Additional information:

Tuesday, August 13, 2013

Eastern Equine Encephalitis Positive Mosquito Pool

Maine CDC has confirmed the presence of Eastern Equine Encephalitis virus (EEE) in mosquitoes collected in the state.  One mosquito pool (a collection that contains between 1-50 mosquitoes) tested positive for EEE at the state Health and Environmental Testing Laboratory (HETL) on August 9.  The positive pool of mosquitoes was collected on July 16 in the town of Alfred in York county.

This is the earliest in the season that Maine has identified EEE; previously the earliest detection was in the beginning of August.  Last year, Maine identified EEE in a flock of pheasants, and had seven mosquito pools test positive for West Nile Virus (WNV).  The State also identified its first locally acquired case of WNV in a Maine resident during 2012. 

Regionally, other New England states have identified multiple arboviruses this summer.  Massachusetts identified EEE in horses and mosquitoes, and WNV in mosquitoes.  New Hampshire identified WNV in mosquitoes, and Powassan virus and Jamestown Canyon virus in a human.  Vermont identified EEE and WNV in mosquitoes.


Maine CDC recommends the following preventative measures to protect against EEE, WNV, and other mosquito-borne illnesses:
  • Use an EPA approved repellent when outdoors, especially around dawn and dusk – always follow the instructions on the product’s label
  • Wear protective clothing when outdoors, including long-sleeved shirts, pants, and socks
  • Use screens on your windows and doors to keep mosquitoes out of your home
  • Avoid being outdoors at dawn and dusk when many species of mosquitoes are most active
  • Drain artificial (non-natural) sources of standing water

For more information, see the Health Alert issued Aug. 12 or visit Maine CDC’s Vector-Borne Disease website.

Friday, August 9, 2013

Whooping cough update

Pertussis (whooping cough) is a cyclical disease that continues to affect a significant number of Maine residents. Maine CDC issued an update on statewide pertussis on July 30, which can be found at http://go.usa.gov/jdfe

There have been 210 reported cases of pertussis so far this year in Maine. This is less than the 354 reported cases for the same period last year, but is more than the five-year median of 60 pertussis cases. Oxford county has the highest rate of pertussis in the state, and the majority of cases have occurred in people ages 7-19.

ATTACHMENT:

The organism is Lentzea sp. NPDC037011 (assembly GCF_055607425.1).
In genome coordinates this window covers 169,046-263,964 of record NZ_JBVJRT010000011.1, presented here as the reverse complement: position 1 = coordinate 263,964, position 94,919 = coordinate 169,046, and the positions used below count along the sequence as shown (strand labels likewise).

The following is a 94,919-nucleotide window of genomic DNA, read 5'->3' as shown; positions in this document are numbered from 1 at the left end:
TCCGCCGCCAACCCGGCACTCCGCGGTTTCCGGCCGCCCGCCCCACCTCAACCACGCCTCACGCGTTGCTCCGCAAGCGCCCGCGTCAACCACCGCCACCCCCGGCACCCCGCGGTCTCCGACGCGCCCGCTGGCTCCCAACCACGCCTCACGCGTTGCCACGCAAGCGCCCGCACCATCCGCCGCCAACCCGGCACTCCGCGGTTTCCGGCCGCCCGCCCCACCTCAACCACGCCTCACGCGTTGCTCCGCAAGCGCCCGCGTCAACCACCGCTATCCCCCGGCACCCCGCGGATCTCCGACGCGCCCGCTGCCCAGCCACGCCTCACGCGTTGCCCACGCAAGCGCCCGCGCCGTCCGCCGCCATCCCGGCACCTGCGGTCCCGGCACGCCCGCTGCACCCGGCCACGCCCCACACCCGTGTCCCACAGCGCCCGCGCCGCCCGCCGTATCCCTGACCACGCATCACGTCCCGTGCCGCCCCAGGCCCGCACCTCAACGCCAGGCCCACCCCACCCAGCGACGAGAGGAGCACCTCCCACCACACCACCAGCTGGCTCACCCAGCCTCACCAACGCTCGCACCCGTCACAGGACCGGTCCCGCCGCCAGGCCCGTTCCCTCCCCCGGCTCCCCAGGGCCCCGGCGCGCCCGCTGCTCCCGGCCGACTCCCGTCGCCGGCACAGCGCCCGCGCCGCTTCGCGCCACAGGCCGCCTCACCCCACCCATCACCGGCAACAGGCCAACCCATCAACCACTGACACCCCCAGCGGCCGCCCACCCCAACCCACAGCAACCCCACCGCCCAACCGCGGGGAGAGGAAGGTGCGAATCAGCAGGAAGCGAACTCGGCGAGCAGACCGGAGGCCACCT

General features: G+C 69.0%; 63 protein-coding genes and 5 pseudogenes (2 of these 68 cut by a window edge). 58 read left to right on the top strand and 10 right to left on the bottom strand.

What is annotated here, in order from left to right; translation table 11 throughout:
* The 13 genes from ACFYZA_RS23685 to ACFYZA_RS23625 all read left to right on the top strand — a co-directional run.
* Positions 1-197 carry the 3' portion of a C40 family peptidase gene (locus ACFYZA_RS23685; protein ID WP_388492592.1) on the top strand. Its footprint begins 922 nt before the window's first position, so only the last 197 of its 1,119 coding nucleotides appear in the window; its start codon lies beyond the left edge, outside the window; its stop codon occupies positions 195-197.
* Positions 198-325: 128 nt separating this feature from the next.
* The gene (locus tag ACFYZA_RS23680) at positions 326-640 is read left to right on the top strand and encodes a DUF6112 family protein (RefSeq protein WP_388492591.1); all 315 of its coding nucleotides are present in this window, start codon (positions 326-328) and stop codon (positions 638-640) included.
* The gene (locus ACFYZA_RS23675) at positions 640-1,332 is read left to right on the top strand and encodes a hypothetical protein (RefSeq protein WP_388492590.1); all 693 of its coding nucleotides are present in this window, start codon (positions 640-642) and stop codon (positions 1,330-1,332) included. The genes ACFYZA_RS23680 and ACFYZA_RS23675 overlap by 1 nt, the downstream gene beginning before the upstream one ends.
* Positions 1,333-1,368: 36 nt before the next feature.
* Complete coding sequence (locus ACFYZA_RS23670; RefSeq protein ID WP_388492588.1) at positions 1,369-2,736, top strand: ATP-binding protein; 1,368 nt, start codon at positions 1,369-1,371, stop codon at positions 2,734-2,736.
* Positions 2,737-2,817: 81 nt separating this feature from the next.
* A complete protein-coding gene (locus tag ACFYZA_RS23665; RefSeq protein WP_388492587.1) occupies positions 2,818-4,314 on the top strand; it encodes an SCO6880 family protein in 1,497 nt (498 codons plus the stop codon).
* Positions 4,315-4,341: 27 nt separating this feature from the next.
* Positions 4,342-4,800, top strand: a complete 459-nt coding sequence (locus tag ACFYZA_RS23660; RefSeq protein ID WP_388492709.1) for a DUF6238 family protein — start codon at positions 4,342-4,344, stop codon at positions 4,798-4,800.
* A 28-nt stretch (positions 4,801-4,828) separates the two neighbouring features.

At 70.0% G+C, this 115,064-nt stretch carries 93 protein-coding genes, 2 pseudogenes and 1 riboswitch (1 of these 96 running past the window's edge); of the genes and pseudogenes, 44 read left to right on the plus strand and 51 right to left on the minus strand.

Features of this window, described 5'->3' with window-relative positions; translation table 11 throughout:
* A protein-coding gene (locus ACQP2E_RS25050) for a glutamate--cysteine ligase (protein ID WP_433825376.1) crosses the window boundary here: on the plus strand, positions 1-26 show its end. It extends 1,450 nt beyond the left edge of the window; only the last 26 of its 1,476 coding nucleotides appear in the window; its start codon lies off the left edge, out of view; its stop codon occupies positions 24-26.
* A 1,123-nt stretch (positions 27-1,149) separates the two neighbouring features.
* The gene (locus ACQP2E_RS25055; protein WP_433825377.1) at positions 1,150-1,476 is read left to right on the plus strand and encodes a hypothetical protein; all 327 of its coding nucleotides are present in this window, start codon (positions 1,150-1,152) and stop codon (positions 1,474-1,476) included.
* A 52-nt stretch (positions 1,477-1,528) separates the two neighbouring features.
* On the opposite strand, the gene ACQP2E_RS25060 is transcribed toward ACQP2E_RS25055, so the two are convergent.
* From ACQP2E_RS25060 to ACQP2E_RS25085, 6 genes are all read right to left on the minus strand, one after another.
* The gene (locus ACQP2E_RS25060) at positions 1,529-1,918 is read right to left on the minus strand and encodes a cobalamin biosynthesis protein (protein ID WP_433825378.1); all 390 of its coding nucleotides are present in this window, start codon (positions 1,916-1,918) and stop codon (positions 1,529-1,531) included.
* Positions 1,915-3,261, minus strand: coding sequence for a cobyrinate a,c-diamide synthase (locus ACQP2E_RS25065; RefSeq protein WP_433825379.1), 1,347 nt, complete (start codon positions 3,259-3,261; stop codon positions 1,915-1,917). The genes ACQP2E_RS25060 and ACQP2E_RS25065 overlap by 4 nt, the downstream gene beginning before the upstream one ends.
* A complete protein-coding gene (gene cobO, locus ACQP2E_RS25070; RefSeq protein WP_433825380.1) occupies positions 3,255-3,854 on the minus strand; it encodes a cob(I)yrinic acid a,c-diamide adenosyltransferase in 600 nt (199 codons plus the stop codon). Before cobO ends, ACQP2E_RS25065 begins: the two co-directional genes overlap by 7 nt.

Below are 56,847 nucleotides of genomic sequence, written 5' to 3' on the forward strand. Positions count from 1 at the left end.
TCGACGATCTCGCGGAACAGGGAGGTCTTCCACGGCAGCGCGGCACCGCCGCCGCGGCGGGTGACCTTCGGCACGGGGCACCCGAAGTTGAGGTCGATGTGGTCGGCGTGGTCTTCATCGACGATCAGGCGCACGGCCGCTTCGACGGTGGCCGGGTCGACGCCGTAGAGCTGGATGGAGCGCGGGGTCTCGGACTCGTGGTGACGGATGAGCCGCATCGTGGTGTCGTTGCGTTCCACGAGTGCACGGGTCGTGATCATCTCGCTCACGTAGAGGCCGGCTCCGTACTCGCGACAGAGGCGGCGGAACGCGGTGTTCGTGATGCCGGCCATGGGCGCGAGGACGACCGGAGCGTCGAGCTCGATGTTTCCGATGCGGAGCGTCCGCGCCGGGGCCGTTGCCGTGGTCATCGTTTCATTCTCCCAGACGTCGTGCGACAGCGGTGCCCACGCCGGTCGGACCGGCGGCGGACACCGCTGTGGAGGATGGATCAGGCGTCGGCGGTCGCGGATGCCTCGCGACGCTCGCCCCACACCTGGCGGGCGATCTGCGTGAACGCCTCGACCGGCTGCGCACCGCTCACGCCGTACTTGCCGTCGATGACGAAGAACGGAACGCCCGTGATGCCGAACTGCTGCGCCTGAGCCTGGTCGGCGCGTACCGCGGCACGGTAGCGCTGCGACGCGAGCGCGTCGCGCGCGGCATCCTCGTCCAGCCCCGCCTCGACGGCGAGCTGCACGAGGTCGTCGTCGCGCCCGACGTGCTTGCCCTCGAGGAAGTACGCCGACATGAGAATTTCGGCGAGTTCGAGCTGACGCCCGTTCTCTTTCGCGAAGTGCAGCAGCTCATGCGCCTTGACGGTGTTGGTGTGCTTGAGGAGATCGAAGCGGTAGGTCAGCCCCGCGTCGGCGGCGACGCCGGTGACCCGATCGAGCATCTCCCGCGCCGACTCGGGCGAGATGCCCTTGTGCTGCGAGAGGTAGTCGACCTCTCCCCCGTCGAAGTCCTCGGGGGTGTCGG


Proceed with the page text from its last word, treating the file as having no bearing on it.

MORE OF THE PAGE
Maine CDC encourages providers continue to test and treat patients. DTaP vaccine is recommended for all infants and children. Tdap vaccine is recommended for all preteens, teens, and adults.

For more guidance and information, visit http://go.usa.gov/dCO

Thursday, August 8, 2013

Public health accreditation update

Maine CDC continues to prepare for national accreditation by the Public Health Accreditation Board (PHAB), and is on track to submit an application in January 2014.

About 25 employees representing all of Maine CDC’s Divisions currently participate in teams dedicated to each of the 12 accreditation domains. These teams are tasked to review the accreditation guidance and select the documents that best demonstrate that Maine CDC meets the accreditation standards.

Additionally, there are several large accreditation-related projects currently underway, including the State Health Improvement Plan (SHIP) and the enhanced Performance Management System.

Maine CDC thanks the many public health partners who participated in developing the objectives and strategies for the SHIP. As Maine CDC gets closer to accreditation, we will continue to provide short updates here in every other issue. To learn more about the Public Health Accreditation program, visit http://www.phaboard.org, or contact Maine CDC’s Accreditation Coordinator, Kate Marone, at kate.marone@maine.gov